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Remembering Maniac Mansion

Green and purple tentacles. Microwavable hamsters. A mind-controlling meteor. When Maniac Mansion debuted in 1987 for the Commodore 64 and Apple II, it was unlike anything players had experienced before. Not only did it make a mark with its quirky humor, it helped popularize the point-and-click adventure. It later came to the PC and NES, charming whole new audiences. Creator Ron Gilbert, who recently designed The Cave, sat down to reminisce about the game that launched his career and redefined adventure games.

Editor's note: This feature originally appeared in issue #241

Drawing From B-Horror Movies and Life


Dave and friends’ quest into a creepy mansion to save his girlfriend from an evil scientist was born from the minds of Ron Gilbert and Gary Winnick, who met while working together at Lucasfilm Games. As a programmer, Gilbert ported games from the Atari to the Commodore  64, and Winnick was the sole artist on staff. Gilbert and Winnick bonded over their love for B-horror movies and decided to craft a game in that vein. The influence permeated Maniac Mansion right down to the man-eating plant, eerie dungeon, and ketchup-splattered walls.

The duo also found plenty of influence from their own lives. The mansion is reminiscent of George Lucas’ Skywalker Ranch, and even the villainous Edisons are based off a family that Gilbert and Winnick knew. Gilbert says he’ll never reveal who the family really is, but he abhors and denies the rumor that Nurse Edna is based off his mother.

Gilbert also strove to change adventure games after his own frustrations with the genre. He liked games like King’s Quest, but hated the language parser because it was too reliant on finding a specific word. The difference between calling something a plant, bush, or shrub separated success from failure. Gilbert just wanted to point at the object instead of typing out a word. This led him to create the Maniac Mansion interface, where you interact with objects using a set of various verbs. He forever changed the graphic adventure genre. “There were games before it that were kind of point-and-click stuff, but they weren’t [using] that same animated, list of verbs, [presentation],” Gilbert says. “…had Maniac Mansion not been made I don’t think we would have had the point-and-click games the way we do,” Gilbert says. “They probably would have evolved eventually, but it definitely set the whole style for [the genre].”

Adding Suspense


The “Tuna Head” Catchphrase

The “Don’t be a tuna head” line remains a classic, and it was created in an act of rebellion. Originally, when Bernard wants to bail at the beginning, Dave said, “Don’t be a s--- head.” Gilbert’s boss didn’t want a swear word, so he requested he change it. “I was 21 years old, and I was like, ‘No, you have to say s---. You’re ruining my art!’ Eventually I had to change it, so rather than rewrite the line, I just said, ‘Don’t be a tuna head,’” Gilbert recalls. “That was a little bit defiance on my part, ‘Well, I’m not going to write a good line then.’ But that line is something a lot of people quote and remember. So if I think back to the game, that’s a very memorable piece of the development and genesis of that line.”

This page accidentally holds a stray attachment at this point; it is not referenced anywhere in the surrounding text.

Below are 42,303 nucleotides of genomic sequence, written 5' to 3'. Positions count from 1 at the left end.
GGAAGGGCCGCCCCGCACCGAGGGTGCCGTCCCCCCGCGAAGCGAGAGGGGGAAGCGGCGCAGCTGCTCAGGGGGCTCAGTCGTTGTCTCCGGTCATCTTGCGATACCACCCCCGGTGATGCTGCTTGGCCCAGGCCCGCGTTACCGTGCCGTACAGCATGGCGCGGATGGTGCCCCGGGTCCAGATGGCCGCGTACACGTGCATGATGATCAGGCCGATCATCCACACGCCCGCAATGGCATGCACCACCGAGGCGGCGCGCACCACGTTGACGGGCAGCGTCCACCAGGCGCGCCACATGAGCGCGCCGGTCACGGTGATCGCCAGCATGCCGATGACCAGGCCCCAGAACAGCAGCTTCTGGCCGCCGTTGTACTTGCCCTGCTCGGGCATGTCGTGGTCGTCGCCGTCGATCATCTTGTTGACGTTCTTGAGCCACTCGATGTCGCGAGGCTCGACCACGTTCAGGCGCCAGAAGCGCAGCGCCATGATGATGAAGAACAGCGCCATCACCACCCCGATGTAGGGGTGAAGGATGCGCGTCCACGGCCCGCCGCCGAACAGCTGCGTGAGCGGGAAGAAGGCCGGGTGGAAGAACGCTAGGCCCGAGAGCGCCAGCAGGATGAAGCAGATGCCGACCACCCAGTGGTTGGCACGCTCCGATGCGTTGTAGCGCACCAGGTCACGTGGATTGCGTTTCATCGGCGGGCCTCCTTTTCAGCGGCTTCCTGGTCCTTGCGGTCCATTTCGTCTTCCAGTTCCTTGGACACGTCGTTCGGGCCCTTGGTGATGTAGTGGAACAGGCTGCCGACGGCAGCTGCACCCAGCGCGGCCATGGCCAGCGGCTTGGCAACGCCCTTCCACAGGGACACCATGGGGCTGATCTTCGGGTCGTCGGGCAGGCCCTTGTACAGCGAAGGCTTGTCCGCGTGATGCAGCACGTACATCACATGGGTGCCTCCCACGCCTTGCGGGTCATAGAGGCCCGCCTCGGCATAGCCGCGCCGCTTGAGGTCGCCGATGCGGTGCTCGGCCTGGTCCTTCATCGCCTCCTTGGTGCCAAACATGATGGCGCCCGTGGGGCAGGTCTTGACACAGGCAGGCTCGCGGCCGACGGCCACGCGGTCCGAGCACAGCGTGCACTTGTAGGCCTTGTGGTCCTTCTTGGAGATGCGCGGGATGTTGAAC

Playing Maniac Mansion was tense, thanks to a goosebump-inducing setting and its always-prowling inhabitants. “We wanted the house to feel like a place that you weren’t supposed to be,” Gilbert says. Timed events also kept players on their toes, especially when Weird Ed and Nurse Edna would leave their rooms and could catch a character, banishing them to the dungeon. “It did lend to being paranoid and scared about what was going to happen, because you just never knew when the camera was going to get yanked from you and somebody was going to start walking down the stairs.” The team started calling these sequences “cutscenes” around the office, because they were literally cutting away from the player to show a scene that the player might not have been a part of. The neologism caught on in the office and became the term used within the game’s SCUMM engine. The term is still used in gaming today.

The Commodore 64 version unintentionally added more trepidation due to the idiosyncratic hardware. Gilbert noted they couldn’t fit everything into memory, so before the cutscenes started, the disk drive would spin up. Players would freak out because they knew something was going to happen. “That weird Commodore 64 disk light became this Pavlov’s dog thing for people playing the game, because whenever it came on they’d tense up,” Gilbert says. After Maniac Mansion, Gilbert swapped to event-driven sequences. He realized it was problematic to randomly cut away from the player, especially if they were solving a puzzle.

[Up next, hamster gags, NES censorship, and the continuing legacy...]

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